Or 'Business as usual'…
Consider this report on the BBC's website about the latest violence in Gaza:
The low-level war between Israel and the militant Hamas group in the Gaza Strip has flared into a new upsurge of violence, with almost daily rocket attacks on towns in southern Israel being met by Israeli strikes on Palestinian militants.
The Israeli strategy is also becoming clearer. They are well aware of the increasing threat posed by rocket attacks launched from Gaza. Their goal appears to be to establish a balance of deterrence, with each new barrage of rockets meeting a significant response; one that they hope will encourage Gaza's leaders to restrain the militants.
Not much wrong with that, you're probably thinking – it's a pretty fair summary of the current situation.
I am, however, playing a little trick on you. Here's the real BBC report, by Jonathan Marcus:
The low-level war between Israel and the militant Hamas group in the Gaza Strip has flared into a new upsurge of violence, with Israeli strikes on Palestinian militants being met by a barrage of rockets fired into southern Israel.
And a few paragraphs later:
The strategy of the Palestinian militants is also becoming clearer. They are well aware of the Israeli military's capabilities. Their goal appears to be to establish a balance of deterrence, with each significant Israeli incursion or targeted killing meeting a significant response; one that they hope will encourage the Israeli government to restrain its own forces.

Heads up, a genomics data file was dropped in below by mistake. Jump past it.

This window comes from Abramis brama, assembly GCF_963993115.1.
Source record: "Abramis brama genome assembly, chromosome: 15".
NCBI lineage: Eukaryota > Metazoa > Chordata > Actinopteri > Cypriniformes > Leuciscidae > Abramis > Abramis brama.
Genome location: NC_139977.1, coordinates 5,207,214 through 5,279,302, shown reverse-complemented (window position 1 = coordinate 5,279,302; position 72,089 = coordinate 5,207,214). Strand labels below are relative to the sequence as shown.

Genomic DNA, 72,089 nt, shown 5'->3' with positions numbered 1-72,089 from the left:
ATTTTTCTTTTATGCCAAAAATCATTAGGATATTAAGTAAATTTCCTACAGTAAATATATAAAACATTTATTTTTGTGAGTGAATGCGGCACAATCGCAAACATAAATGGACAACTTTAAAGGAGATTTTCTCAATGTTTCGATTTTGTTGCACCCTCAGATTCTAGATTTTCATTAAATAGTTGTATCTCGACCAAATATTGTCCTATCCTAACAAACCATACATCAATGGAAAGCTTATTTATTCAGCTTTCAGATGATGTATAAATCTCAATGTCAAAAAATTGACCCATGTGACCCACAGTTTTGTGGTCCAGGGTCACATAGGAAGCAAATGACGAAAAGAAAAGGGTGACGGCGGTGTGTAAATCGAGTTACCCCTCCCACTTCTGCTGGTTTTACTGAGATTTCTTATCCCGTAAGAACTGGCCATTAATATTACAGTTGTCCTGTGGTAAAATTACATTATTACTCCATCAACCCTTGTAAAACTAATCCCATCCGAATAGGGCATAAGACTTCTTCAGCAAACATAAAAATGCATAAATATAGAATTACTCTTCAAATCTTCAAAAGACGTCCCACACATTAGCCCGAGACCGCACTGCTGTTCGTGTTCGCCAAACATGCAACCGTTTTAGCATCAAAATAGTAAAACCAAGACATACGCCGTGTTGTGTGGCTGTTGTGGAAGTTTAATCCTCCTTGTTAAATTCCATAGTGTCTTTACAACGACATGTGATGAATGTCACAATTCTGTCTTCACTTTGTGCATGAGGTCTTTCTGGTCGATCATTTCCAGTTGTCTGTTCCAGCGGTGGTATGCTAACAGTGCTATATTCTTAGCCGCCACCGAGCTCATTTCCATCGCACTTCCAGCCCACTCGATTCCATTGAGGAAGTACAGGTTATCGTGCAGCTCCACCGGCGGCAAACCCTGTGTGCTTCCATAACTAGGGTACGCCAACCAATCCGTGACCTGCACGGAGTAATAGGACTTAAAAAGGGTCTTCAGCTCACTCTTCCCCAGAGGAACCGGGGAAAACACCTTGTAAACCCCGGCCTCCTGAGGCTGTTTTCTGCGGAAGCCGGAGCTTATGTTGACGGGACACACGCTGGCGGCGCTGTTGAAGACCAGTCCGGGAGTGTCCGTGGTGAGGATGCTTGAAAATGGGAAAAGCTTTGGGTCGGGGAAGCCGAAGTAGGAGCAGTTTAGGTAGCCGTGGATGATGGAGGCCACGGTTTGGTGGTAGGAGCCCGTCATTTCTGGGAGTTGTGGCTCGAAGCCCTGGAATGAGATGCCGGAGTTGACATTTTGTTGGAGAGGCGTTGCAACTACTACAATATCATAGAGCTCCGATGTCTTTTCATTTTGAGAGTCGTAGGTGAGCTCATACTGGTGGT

The story appears under the headline 'Gaza rocketeers confound Israel'. 'Rocketeers' appears to be the latest addition to the lexicon of obfuscation the BBC employs in its coverage of the Israeli-Palestinian conflict – it's an almost heroic-sounding term, which conjours up visions of comic-book adventurers or mad scientists, rather than aspiring mass-murderers.
And is Israel really confounded? With well over 100 terrorists killed in the past couple of weeks it would seem that the Israelis know exactly what they have to do to curtail the rocket attacks. Today's pull-back suggests they think they've done enough for the time being, but there's little doubt they'll return to Gaza if necessary.
Even by the BBC's barrel-scraping standards, Marcus' piece is a fairly remarkable exercise in moral and factual inversion, but it's their take on the Israeli-Palestinian conflict distilled to its purest form: wrong is right, evil is good, aggressors are victims.
The facts of the matter hardly need repeating. Since Israel pulled out of Gaza in 2005, terrorists have continued to fire rockets into Israel, and have launched numerous other attacks from the territory. Israel's policy of targeted killings and the occasional brief incursion into Gaza have failed to halt the attacks, and with the rockets increasing in range and effectiveness, the Israelis have decided that a firmer response is necessary.